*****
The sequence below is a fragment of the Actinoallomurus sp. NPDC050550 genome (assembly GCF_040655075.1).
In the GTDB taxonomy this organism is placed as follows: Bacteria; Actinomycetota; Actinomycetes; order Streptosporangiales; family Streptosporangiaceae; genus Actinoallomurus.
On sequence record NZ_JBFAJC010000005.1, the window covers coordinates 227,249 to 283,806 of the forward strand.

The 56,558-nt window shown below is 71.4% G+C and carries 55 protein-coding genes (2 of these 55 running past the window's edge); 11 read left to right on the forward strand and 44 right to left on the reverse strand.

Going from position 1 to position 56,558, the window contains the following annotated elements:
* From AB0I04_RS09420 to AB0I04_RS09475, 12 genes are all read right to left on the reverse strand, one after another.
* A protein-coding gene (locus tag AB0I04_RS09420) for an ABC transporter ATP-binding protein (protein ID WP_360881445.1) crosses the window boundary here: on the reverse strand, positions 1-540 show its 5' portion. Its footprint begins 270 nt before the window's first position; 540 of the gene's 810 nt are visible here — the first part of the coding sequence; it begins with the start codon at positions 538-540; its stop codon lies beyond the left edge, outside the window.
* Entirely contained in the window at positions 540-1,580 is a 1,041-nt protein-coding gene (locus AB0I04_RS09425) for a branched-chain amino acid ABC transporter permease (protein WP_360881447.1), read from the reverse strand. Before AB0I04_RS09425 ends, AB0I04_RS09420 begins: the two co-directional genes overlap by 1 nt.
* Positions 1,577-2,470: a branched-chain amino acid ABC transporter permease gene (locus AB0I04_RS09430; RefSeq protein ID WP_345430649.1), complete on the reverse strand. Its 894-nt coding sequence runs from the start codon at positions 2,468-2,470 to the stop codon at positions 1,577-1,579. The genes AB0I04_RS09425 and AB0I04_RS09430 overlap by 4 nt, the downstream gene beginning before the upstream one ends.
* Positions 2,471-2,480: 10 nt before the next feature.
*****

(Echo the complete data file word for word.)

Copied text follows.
The sequence below is a fragment of the Actinoallomurus sp. NPDC050550 genome (assembly GCF_040655075.1).
In the GTDB taxonomy this organism is placed as follows: Bacteria; Actinomycetota; Actinomycetes; order Streptosporangiales; family Streptosporangiaceae; genus Actinoallomurus.
On sequence record NZ_JBFAJC010000005.1, the window covers coordinates 227,249 to 283,806 of the forward strand.

The 56,558-nt window shown below is 71.4% G+C and carries 55 protein-coding genes (2 of these 55 running past the window's edge); 11 read left to right on the forward strand and 44 right to left on the reverse strand.

Going from position 1 to position 56,558, the window contains the following annotated elements:
* From AB0I04_RS09420 to AB0I04_RS09475, 12 genes are all read right to left on the reverse strand, one after another.
* A protein-coding gene (locus tag AB0I04_RS09420) for an ABC transporter ATP-binding protein (protein ID WP_360881445.1) crosses the window boundary here: on the reverse strand, positions 1-540 show its 5' portion. Its footprint begins 270 nt before the window's first position; 540 of the gene's 810 nt are visible here — the first part of the coding sequence; it begins with the start codon at positions 538-540; its stop codon lies beyond the left edge, outside the window.
* Entirely contained in the window at positions 540-1,580 is a 1,041-nt protein-coding gene (locus AB0I04_RS09425) for a branched-chain amino acid ABC transporter permease (protein WP_360881447.1), read from the reverse strand. Before AB0I04_RS09425 ends, AB0I04_RS09420 begins: the two co-directional genes overlap by 1 nt.
* Positions 1,577-2,470: a branched-chain amino acid ABC transporter permease gene (locus AB0I04_RS09430; RefSeq protein ID WP_345430649.1), complete on the reverse strand. Its 894-nt coding sequence runs from the start codon at positions 2,468-2,470 to the stop codon at positions 1,577-1,579. The genes AB0I04_RS09425 and AB0I04_RS09430 overlap by 4 nt, the downstream gene beginning before the upstream one ends.
* Positions 2,471-2,480: 10 nt before the next feature.